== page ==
How is the lack of prosecution the fault of the police chief? According to the artice they police have issued 147 citations for excessive noise. Sounds to me like they are doing their job. And it certainly can't be their fault if you dont like the way the ordinance is written. The police don't write laws or charge the cases, they simply generate a report of what happened. It's up to the city attorney to charge & prosecute the crime and they are certainly capable of charging people under the nusiance law if they choose to do so.

usaschools 12 years, 8 months ago

This ordinance, and the sound ordinance, are really anti-music ordinances that have seriously hurt the Lawrence music scene and the traditions of rent parties and the like. I do believe that neighbors should have some protections from people who do not respect those around them and have loud parties over and over again, but those who enjoy an occasional loud party (I'd say 2 a year would be within one's rights) should not be forced to NEVER have a loud party because they have a stick-in-the mud party pooper neighbor who thinks they are the only person in the neigborhood with rights. The right to silence has no greater weight than the right to make noise! This is still a free country after all.
Parties have their place. Invite your neighbors when you have one. Tell them in advance. Ask them to call you instead of the police. When they do call you, be polite! Neighborhood associations would have more success if they promoted the rights of both sides and tried to encourage people to work these things out by compromise, being reasonable, and talking rationally, rather than calling the police. The bottom line: Anyone has the right to the occasional noisy party. No one has the right to quiet 365 days per year. It is unreasonable and one-sided.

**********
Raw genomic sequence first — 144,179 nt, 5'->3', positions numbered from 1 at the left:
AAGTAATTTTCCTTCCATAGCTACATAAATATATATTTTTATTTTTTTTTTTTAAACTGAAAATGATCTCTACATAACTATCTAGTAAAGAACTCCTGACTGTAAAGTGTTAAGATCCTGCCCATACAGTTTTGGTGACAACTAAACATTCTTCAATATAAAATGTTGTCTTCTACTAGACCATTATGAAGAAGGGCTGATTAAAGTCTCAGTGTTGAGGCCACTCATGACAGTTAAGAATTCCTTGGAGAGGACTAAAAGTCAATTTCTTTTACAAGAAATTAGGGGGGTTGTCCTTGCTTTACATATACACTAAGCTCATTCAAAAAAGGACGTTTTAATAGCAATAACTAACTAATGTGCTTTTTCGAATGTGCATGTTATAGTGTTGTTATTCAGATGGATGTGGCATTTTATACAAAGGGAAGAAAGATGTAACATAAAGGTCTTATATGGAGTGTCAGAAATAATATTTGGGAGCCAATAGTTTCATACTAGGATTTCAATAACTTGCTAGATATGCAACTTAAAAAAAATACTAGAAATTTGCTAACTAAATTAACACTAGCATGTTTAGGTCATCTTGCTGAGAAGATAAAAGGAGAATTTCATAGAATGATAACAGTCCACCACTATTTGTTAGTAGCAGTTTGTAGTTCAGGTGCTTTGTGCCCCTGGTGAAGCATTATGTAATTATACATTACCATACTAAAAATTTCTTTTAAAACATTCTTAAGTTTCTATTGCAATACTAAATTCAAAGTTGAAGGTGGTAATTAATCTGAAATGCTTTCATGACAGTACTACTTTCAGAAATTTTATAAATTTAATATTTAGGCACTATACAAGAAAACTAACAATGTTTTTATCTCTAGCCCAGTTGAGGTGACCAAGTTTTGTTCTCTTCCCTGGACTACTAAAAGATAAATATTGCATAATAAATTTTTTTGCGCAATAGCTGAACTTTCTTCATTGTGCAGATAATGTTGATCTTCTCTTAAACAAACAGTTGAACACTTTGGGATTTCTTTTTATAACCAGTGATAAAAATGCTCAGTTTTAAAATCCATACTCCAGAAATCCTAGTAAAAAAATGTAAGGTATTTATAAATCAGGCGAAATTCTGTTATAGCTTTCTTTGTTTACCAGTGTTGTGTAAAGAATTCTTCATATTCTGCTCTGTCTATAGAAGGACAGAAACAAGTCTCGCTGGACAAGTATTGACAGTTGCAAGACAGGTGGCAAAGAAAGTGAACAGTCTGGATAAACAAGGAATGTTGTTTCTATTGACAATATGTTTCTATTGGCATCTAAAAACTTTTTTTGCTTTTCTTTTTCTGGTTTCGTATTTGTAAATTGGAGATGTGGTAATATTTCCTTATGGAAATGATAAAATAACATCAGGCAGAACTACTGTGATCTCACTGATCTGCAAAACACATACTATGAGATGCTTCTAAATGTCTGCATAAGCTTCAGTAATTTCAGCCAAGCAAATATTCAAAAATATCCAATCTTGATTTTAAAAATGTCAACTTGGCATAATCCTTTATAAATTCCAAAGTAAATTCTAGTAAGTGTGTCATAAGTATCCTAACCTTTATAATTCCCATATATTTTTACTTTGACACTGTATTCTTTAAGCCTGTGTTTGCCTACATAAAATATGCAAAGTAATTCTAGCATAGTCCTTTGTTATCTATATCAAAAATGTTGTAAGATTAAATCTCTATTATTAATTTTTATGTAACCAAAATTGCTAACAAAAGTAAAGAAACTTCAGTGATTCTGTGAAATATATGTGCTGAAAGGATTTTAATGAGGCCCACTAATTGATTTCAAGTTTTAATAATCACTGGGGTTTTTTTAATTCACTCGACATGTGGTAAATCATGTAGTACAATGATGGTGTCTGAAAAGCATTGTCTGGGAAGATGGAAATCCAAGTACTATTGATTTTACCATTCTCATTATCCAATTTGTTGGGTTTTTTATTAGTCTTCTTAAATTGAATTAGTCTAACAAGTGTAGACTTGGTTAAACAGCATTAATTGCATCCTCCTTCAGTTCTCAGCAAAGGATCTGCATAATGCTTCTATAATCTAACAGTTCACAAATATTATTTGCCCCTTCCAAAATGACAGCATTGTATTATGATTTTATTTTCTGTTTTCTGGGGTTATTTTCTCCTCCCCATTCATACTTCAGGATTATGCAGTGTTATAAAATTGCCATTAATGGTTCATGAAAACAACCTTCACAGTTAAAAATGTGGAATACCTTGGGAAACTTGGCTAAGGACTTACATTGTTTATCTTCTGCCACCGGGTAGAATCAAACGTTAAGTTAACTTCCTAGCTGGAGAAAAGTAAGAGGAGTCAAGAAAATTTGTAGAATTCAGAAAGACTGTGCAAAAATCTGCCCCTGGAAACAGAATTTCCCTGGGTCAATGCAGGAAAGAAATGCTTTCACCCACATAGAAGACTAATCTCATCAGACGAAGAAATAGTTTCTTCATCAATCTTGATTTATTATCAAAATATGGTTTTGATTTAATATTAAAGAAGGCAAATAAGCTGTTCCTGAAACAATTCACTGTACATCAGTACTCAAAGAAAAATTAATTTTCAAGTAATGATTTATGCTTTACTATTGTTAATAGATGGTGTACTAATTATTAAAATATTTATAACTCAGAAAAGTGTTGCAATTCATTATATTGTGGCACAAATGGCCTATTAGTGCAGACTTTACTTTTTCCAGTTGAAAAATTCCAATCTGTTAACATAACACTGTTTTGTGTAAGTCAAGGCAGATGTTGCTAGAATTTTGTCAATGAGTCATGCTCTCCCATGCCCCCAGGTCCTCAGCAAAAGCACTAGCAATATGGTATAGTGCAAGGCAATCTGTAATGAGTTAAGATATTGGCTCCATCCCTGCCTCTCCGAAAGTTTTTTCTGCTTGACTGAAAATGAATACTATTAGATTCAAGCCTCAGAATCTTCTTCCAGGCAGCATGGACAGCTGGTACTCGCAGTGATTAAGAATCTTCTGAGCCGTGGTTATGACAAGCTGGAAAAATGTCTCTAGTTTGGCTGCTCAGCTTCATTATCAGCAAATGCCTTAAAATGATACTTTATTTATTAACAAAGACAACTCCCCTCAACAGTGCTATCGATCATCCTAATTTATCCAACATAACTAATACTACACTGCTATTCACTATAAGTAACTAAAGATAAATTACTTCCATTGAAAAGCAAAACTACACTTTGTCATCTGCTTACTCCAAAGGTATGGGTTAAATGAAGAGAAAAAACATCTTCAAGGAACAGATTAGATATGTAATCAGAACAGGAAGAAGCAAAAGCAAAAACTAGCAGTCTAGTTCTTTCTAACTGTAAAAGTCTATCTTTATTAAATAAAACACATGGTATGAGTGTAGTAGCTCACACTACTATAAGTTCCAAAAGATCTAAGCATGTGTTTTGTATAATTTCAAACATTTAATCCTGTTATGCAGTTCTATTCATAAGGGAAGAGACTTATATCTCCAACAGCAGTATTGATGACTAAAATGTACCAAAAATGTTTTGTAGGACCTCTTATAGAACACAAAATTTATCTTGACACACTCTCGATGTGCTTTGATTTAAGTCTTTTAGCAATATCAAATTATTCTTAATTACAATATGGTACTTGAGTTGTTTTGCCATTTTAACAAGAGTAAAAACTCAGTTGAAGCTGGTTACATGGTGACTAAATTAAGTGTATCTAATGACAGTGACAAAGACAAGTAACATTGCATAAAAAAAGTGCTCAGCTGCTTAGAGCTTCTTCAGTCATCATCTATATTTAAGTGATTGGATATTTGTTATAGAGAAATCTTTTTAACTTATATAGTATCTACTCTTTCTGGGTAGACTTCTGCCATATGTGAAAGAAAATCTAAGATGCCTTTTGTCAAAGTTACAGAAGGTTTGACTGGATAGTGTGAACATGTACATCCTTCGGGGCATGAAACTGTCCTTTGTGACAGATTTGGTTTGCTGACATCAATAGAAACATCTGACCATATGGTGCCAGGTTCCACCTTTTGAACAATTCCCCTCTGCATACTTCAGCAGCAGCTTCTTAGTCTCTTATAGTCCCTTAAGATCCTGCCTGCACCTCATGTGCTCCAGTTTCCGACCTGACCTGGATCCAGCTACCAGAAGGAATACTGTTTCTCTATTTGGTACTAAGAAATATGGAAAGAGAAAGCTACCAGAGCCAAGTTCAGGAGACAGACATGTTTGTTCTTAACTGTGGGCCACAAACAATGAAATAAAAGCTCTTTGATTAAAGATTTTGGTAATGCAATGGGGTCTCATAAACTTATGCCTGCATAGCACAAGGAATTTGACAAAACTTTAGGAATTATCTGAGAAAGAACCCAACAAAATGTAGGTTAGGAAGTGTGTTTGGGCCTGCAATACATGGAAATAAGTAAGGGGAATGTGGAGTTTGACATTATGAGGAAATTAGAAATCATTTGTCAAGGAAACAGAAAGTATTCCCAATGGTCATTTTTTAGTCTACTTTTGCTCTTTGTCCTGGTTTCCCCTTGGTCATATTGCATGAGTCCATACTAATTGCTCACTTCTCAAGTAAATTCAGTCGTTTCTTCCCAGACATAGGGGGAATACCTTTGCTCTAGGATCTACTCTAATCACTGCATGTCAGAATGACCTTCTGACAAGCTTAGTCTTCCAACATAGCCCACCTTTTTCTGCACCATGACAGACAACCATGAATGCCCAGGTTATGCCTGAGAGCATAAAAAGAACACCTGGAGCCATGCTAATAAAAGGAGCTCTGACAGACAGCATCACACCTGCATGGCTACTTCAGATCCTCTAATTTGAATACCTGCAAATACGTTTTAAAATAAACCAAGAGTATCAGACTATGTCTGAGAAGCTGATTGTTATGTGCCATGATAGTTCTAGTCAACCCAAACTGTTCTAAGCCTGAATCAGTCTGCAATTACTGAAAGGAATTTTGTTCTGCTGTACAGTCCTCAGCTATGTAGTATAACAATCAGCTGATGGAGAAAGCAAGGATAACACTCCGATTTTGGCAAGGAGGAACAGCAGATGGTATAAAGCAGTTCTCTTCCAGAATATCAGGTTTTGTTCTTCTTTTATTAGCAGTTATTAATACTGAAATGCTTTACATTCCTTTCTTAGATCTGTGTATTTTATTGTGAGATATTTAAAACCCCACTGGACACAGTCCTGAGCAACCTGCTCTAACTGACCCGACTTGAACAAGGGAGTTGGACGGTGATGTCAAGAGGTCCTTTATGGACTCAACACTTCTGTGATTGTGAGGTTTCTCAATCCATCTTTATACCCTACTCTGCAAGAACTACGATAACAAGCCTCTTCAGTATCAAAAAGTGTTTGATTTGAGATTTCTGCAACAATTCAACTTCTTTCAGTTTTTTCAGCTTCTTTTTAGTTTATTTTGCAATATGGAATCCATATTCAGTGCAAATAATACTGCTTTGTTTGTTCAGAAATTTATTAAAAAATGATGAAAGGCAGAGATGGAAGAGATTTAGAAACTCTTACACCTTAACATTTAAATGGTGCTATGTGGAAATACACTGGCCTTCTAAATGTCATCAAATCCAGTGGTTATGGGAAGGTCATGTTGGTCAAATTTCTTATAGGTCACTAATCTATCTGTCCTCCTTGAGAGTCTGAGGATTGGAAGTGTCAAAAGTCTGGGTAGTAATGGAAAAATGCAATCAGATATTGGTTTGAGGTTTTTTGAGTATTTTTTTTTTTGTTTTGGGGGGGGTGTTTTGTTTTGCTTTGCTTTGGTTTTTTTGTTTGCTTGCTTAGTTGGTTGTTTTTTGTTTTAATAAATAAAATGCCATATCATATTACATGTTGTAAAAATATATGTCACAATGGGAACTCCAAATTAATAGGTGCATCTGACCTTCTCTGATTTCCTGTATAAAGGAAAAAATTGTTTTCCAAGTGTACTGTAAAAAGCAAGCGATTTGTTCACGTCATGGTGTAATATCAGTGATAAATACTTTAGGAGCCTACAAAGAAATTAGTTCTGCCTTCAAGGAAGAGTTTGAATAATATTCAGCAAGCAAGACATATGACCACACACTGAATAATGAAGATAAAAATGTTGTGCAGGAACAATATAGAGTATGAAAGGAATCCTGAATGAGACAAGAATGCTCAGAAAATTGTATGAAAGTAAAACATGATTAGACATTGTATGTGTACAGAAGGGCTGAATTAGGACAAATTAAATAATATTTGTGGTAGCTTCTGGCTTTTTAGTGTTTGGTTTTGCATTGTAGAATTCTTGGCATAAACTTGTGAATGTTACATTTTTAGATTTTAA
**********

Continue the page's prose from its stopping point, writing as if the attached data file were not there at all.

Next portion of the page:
Harry_Manback 12 years, 8 months ago

Why would you move to a neighborhood with a high population of young people and students if you expected quiet and privacy? There are other parts of town where a person would never have to worry about noise complaints. Why not move there, and let college kids have their fun while they can.

red6102003 12 years, 8 months ago

The reason the tickets are up this year are because of the smoking ban.More people are staying home and throwing parties rather than going out to bars and supporting the local economy.And the non smokers are staying home and complaining.

christie 12 years, 8 months ago

Loud is just part of the problem. The bottom line is 100's of kids descend upon a house and wreck havoc on entire neighborhoods. Kids thowing their bottles and cans everywhere, urinating in peoples yards, bumping cars, etc.

The police in this town are as chicken-#### as they come. I've called the police many times and they either don't show up or they cruise by and never even get out of their cars.

I finally started videotaping the problem, and sent a copy to the owner of the house. I contacted an attorney and we threatened a law suit. Basically stated that the value of my property was in decline because of the ill repair of this house and the nusiance.

A week later these kids were gone.

It's all about money people.